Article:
Select Committee on Environment, Transport and Regional Affairs Appendices to the Minutes of Evidence

Memorandum by John Nicholls Esq (IW 67)


  I have been asked to make a submission on the collective policy and involvement of Regional Development Agencies in inland waterways. I received this request on return from holiday, and only a few days before the deadline. Consequently, I have been unable to contact and consult colleagues in other RDAs, but I nevertheless hope the following might be helpful as a purely personal set of thoughts on this issue. Please read it as such, rather than as a joint RDA position statement.

  I believe there are two key areas of interface between RDAs and inland waterways.

  Firstly, RDAs are successors to a variety of funding regimes through which funding has been made available for the restoration or creation of waterways infrastructure. Such funding has benefited both British Waterways and a multiplicity of voluntary sector groups. The principal funding stream has been the Land Reclamation Programme inherited from English Partnerships, which in turn inherited the former DOEs Derelict Land Grant. In many cases such investment was characterised by canal restoration virtually for its own sake, as a piece of environment upgrading not necessarily tied to other regeneration or economic aims. Funding from other streams has also been involved: for example, in this region the Single Regeneration Budget is part-funding the creation of a marina as part of a riverside regeneration in Newark.

  There may well be a case for the continuation of such investment, but I believe that the wider economic competitiveness remit of the RDAs and the Government's response in Chapter 6.54 of the DETR "Waterways for Tomorrow" document will lead the RDAs to apply a significantly different set of criteria to requests for such support. They will be less inclined to accept a purely amenity-based justification for such projects and will look instead at how such proposals fit into a wider economic and/or physical regeneration strategy for the relevant area. Numbers of direct and indirect jobs generated, their contribution to tourist development and job diversification and a value for money judgement on that basis will be key criteria. I believe RDAs will be particularly supportive of rural projects of this type if they meet these criteria. This makes it probably less likely that some of the bolder voluntary sector projects for restoration of entire abandoned waterways will get support: my experience of such projects measures the costs in tens of millions and the jobs benefits, at best, in a few hundred.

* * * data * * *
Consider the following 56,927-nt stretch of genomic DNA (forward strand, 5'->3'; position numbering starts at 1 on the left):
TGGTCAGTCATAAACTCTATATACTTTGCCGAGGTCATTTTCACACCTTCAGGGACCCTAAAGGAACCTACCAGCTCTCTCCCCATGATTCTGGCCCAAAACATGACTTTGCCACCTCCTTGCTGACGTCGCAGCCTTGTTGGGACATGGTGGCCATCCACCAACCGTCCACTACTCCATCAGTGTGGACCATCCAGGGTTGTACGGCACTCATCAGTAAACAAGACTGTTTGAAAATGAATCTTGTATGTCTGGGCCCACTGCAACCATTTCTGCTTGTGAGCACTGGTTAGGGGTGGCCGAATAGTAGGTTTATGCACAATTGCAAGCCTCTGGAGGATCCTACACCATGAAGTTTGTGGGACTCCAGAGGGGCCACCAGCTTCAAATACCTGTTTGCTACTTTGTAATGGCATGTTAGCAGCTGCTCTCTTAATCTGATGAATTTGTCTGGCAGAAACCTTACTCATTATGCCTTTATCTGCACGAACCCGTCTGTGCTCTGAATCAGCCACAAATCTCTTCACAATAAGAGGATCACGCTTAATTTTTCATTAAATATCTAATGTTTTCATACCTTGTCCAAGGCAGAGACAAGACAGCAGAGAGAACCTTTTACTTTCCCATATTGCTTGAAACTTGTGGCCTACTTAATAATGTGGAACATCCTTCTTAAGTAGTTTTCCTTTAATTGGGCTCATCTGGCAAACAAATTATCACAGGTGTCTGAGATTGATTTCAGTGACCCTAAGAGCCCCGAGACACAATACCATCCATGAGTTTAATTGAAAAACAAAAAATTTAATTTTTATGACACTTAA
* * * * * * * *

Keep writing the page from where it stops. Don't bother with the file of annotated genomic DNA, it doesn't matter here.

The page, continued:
The second, and increasingly important, interface between BW and the RDAs is in the field of waterside regeneration. It has long been recognised that water can provide a key, uplifting ingredient in physical regeneration projects. Salford Quays, Sheffield, Birmingham and the Black Country are but a few of the numerous examples, and this success undoubtedly impacts on the wider issues of social and economic regeneration of these areas. Over the years, BW has become increasingly aware of and involved in this process: by enhancing their own infrastructure in subject areas, by engaging their often substantial historic land assets in the process; and by an increasingly flexible and co-operative approach on issues like wayleaves and canal maintenance.

  Latterly, BW seems to me to have taken a step further by engaging entrepreneurially in the regeneration process itself, participating in the assembly of sites, master planning and securing beneficial development. A prime example is their involvement in emerging proposals for the riverside area of Nottingham.

  This development is entirely welcome and should be encouraged. It is extremely useful to have another player involved who is able and willing to play the longer-term game of site assembly, (which often deters the private sector), which can link that involvement with enhancements to its own waterway infrastructure, and can ultimately make a return on such investment which can be recycled. The involvement of a public sector partner in this process is especially valuable to the RDAs since our ability to support private sector partners through the Partnership Investment Programme has been curtailed through the EC's State Aids decision.

  My own view is therefore that BW should be resourced and encouraged to develop this role further. Ultimately, working in partnership with the RDAs, this will generate a return for their investment but will also greatly benefit the regeneration prospects of parts of our towns and cities.

John Nicholls

Director of Regeneration and Rural Affairs, East Midlands Development Agency

23 October 2000

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